Bookmarks Issue: 

The Education of a Carnival Con Artist

A-EyeingFlashIn 1963, 15-year-old math whiz Peter Fenton blew off a promising high school football career when he met Jackie Barron, a professional grifter and elephant trainer with a traveling carnival. An illegal basement casino enticed Fenton into Barron’s life—and into a maelstrom of chicanery and greed. Fenton soon joined the Barrons’ Party Time Shows, a fabulously crooked carnival, and became a huckster in his own right. Strangers, friends—it didn’t matter whom he swindled. After all, "there was plenty more money to be made." But as Fenton climbed the ropes, he learned some rather unusual life lessons.
Simon & Schuster. 256 pages. $23. ISBN: 0743258541

Plain Dealer 4 of 5 Stars
"[A] likable, illuminating history of his education as a carnival con artist in the late ‘60s. … Eyeing the Flash is a pleasurable con and offers plenty of flash." David Walton

Oregonian 4 of 5 Stars
"It’s a great read, the sort of book where everyone talks in a fast-paced patter that makes them sound, in your mind’s ear, like a 45-year-old character actor from the Bronx. … Fenton excels, really excels, at scene-setting. He’s a master of detail." M.E. Russell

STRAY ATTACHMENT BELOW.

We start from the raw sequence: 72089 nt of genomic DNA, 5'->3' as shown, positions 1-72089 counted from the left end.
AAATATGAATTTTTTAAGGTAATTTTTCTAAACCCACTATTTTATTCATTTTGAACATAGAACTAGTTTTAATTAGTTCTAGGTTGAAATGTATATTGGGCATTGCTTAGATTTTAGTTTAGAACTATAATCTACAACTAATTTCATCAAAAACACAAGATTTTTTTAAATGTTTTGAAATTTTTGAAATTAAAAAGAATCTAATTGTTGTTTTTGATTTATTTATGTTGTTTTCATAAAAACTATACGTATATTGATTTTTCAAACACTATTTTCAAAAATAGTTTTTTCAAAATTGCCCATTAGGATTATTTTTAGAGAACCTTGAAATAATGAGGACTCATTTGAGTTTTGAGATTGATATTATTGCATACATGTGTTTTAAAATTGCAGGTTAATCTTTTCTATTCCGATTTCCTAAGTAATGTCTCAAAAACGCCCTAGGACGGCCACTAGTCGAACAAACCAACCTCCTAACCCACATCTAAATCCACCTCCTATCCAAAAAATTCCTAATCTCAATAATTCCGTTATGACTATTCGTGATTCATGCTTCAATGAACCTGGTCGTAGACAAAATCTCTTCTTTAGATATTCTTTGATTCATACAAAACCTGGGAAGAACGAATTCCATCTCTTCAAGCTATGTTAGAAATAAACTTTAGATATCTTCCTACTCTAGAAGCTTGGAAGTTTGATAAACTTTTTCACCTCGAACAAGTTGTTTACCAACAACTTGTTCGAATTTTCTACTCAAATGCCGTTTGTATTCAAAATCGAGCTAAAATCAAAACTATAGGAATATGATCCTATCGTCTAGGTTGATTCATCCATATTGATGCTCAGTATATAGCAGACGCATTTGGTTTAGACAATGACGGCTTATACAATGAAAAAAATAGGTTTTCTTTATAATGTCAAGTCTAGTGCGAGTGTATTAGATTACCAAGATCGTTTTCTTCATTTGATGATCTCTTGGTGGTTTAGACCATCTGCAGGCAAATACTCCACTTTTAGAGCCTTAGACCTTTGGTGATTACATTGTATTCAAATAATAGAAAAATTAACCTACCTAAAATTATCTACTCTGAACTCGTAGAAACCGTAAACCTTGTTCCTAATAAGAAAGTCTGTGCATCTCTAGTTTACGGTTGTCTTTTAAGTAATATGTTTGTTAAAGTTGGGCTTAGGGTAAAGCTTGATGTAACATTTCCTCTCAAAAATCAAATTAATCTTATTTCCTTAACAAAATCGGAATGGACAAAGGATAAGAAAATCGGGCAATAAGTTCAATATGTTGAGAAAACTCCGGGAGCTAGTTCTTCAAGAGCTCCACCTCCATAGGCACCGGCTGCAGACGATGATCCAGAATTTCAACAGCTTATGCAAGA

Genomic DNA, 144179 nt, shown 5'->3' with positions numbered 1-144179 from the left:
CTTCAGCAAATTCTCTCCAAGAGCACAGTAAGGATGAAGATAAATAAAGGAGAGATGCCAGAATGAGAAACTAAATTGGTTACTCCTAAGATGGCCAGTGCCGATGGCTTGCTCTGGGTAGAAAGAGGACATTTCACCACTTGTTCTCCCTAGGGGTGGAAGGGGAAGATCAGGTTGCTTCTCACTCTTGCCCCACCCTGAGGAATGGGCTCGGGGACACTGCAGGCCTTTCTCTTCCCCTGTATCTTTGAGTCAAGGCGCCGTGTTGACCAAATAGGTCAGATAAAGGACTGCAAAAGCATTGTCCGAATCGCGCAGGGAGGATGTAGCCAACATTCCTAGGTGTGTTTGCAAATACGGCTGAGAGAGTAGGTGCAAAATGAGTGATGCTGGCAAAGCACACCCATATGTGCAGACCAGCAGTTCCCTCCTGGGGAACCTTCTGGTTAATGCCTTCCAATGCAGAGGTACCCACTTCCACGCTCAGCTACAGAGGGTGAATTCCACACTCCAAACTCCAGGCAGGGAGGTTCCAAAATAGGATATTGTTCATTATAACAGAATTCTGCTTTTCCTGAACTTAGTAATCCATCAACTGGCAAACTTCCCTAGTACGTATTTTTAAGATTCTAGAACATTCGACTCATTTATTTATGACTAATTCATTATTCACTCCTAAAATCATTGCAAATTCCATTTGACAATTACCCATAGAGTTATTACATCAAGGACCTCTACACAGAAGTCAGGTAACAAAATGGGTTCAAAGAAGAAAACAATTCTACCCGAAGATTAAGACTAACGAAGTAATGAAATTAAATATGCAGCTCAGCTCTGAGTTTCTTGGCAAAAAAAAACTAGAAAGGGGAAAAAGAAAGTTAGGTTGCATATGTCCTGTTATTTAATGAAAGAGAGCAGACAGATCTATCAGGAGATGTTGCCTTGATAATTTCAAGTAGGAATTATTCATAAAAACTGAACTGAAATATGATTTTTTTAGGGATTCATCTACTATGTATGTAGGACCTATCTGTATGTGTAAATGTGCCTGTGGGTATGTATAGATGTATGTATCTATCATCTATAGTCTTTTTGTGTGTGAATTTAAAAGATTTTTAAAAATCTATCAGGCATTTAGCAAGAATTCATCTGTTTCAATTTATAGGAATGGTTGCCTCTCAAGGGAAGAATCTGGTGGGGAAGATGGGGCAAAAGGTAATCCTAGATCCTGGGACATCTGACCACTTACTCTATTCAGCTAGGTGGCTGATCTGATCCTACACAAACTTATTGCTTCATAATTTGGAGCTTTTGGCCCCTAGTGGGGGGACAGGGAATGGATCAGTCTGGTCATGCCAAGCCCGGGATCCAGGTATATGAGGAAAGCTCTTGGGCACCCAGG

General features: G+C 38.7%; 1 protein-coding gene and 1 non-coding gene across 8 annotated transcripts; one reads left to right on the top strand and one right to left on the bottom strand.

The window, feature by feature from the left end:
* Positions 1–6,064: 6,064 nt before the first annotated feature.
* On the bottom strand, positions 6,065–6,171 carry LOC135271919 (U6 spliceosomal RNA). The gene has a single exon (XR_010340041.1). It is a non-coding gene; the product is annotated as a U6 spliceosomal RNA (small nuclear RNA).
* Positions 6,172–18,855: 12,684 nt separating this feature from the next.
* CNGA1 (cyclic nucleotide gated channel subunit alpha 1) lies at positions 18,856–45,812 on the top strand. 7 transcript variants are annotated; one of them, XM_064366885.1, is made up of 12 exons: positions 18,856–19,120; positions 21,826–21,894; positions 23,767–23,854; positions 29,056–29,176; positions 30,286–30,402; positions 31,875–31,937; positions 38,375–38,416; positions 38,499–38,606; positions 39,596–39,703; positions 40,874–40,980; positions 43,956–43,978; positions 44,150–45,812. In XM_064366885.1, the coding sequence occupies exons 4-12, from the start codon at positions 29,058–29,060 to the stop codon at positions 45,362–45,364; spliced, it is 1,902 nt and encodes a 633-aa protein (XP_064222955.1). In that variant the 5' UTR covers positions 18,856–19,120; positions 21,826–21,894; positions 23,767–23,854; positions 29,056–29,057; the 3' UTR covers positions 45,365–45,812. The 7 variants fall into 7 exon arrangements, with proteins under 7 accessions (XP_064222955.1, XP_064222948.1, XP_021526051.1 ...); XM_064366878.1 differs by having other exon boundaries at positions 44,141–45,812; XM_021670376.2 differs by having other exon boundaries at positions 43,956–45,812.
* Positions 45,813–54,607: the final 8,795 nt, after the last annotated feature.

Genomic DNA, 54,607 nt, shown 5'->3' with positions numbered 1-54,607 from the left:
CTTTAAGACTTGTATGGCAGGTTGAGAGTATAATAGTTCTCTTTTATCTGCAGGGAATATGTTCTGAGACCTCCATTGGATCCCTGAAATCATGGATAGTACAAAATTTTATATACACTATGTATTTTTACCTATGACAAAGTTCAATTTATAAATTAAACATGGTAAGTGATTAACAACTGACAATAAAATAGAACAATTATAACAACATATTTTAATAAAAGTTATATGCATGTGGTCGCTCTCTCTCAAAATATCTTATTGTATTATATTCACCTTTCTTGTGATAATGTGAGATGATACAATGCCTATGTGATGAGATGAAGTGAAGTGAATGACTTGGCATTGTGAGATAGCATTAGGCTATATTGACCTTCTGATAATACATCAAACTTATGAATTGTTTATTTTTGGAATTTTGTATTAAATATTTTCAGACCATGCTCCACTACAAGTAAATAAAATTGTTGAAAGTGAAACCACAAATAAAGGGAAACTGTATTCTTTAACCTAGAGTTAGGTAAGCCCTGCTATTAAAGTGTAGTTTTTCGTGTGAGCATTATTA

New York Times 3.5 of 5 Stars
"A cross between Ferris Bueller and William S. Burroughs, he regards with a cold, delighted eye the weakness, greed and duplicity of the carnival world. … Most of the incidents, and the dialogue, sound about 40 percent too good to be true, and there are puzzling inconsistencies." William Grimes

Critical Summary

Fenton (Truth or Tabloid?) came of age at the carnival. When he left his small-town, middle-class Michigan home for life on the road when he was 17, he began his transformation from math geek to con artist (and eventual reporter for The National Enquirer). Critics agree that Fenton tells his tale of carnival life (or, as The Oregonian notes, "a sort of evil Horatio Alger story") with humor and insight. Who else would admit to cheating small children out of their last nickels? They also praise Fenton’s polished writing and fast-paced, twisted dialogue and scenes. A few question the full veracity of the story, but never mind. Fenton never fails to entertain—and teach us a thing or two about a con man’s tricks.

Supplemental Reading

The Big Con: The Story of the Confidence Man | David Maurer (1940): Maurer collected what had been passed on by oral tradition: the art of the early 20th-century con. Required reading for anyone who enjoyed the movie The Sting.